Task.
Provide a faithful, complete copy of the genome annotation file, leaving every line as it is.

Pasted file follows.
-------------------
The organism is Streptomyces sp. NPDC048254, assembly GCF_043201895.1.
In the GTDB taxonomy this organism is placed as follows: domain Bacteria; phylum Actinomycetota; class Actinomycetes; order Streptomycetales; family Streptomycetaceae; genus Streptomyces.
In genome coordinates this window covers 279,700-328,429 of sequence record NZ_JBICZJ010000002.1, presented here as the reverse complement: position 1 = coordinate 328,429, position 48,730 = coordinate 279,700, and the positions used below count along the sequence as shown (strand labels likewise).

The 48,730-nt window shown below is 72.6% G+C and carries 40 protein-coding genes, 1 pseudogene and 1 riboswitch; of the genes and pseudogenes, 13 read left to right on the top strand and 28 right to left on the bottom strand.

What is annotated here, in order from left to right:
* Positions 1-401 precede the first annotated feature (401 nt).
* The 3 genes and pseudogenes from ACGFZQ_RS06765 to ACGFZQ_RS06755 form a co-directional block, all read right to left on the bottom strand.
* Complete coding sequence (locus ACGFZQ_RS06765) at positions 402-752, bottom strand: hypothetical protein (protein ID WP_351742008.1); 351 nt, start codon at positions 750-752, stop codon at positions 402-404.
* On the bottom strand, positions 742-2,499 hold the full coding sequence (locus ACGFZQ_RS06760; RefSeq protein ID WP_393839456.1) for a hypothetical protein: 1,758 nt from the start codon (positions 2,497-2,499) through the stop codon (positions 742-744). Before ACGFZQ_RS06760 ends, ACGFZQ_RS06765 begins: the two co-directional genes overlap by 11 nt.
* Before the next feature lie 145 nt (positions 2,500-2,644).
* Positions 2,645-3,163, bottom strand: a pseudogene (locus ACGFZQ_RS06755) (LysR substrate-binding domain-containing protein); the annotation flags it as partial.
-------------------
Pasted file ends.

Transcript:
The organism is Streptomyces sp. NPDC048254, assembly GCF_043201895.1.
In the GTDB taxonomy this organism is placed as follows: domain Bacteria; phylum Actinomycetota; class Actinomycetes; order Streptomycetales; family Streptomycetaceae; genus Streptomyces.
In genome coordinates this window covers 279,700-328,429 of sequence record NZ_JBICZJ010000002.1, presented here as the reverse complement: position 1 = coordinate 328,429, position 48,730 = coordinate 279,700, and the positions used below count along the sequence as shown (strand labels likewise).

The 48,730-nt window shown below is 72.6% G+C and carries 40 protein-coding genes, 1 pseudogene and 1 riboswitch; of the genes and pseudogenes, 13 read left to right on the top strand and 28 right to left on the bottom strand.

What is annotated here, in order from left to right:
* Positions 1-401 precede the first annotated feature (401 nt).
* The 3 genes and pseudogenes from ACGFZQ_RS06765 to ACGFZQ_RS06755 form a co-directional block, all read right to left on the bottom strand.
* Complete coding sequence (locus ACGFZQ_RS06765) at positions 402-752, bottom strand: hypothetical protein (protein ID WP_351742008.1); 351 nt, start codon at positions 750-752, stop codon at positions 402-404.
* On the bottom strand, positions 742-2,499 hold the full coding sequence (locus ACGFZQ_RS06760; RefSeq protein ID WP_393839456.1) for a hypothetical protein: 1,758 nt from the start codon (positions 2,497-2,499) through the stop codon (positions 742-744). Before ACGFZQ_RS06760 ends, ACGFZQ_RS06765 begins: the two co-directional genes overlap by 11 nt.
* Before the next feature lie 145 nt (positions 2,500-2,644).
* Positions 2,645-3,163, bottom strand: a pseudogene (locus ACGFZQ_RS06755) (LysR substrate-binding domain-containing protein); the annotation flags it as partial.